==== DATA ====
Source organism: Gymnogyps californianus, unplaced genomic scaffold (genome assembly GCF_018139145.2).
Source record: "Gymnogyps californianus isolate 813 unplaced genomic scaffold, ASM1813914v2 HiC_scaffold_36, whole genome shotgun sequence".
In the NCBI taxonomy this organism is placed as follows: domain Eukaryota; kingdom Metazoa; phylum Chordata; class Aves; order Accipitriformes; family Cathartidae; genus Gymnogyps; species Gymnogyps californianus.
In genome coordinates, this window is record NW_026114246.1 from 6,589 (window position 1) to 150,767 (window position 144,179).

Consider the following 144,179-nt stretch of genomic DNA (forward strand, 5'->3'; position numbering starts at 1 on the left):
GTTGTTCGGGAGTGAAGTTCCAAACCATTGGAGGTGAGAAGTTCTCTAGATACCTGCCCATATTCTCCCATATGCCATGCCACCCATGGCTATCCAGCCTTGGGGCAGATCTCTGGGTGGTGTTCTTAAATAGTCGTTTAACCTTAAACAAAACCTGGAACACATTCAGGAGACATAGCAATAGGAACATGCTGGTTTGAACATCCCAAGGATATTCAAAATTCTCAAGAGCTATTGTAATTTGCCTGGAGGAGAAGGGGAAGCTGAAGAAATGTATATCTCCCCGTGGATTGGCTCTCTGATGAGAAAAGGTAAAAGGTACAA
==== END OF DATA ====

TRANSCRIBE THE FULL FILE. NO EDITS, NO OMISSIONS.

Source organism: Gymnogyps californianus, unplaced genomic scaffold (genome assembly GCF_018139145.2).
Source record: "Gymnogyps californianus isolate 813 unplaced genomic scaffold, ASM1813914v2 HiC_scaffold_36, whole genome shotgun sequence".
In the NCBI taxonomy this organism is placed as follows: domain Eukaryota; kingdom Metazoa; phylum Chordata; class Aves; order Accipitriformes; family Cathartidae; genus Gymnogyps; species Gymnogyps californianus.
In genome coordinates, this window is record NW_026114246.1 from 6,589 (window position 1) to 150,767 (window position 144,179).

Consider the following 144,179-nt stretch of genomic DNA (forward strand, 5'->3'; position numbering starts at 1 on the left):
GTTGTTCGGGAGTGAAGTTCCAAACCATTGGAGGTGAGAAGTTCTCTAGATACCTGCCCATATTCTCCCATATGCCATGCCACCCATGGCTATCCAGCCTTGGGGCAGATCTCTGGGTGGTGTTCTTAAATAGTCGTTTAACCTTAAACAAAACCTGGAACACATTCAGGAGACATAGCAATAGGAACATGCTGGTTTGAACATCCCAAGGATATTCAAAATTCTCAAGAGCTATTGTAATTTGCCTGGAGGAGAAGGGGAAGCTGAAGAAATGTATATCTCCCCGTGGATTGGCTCTCTGATGAGAAAAGGTAAAAGGTACAA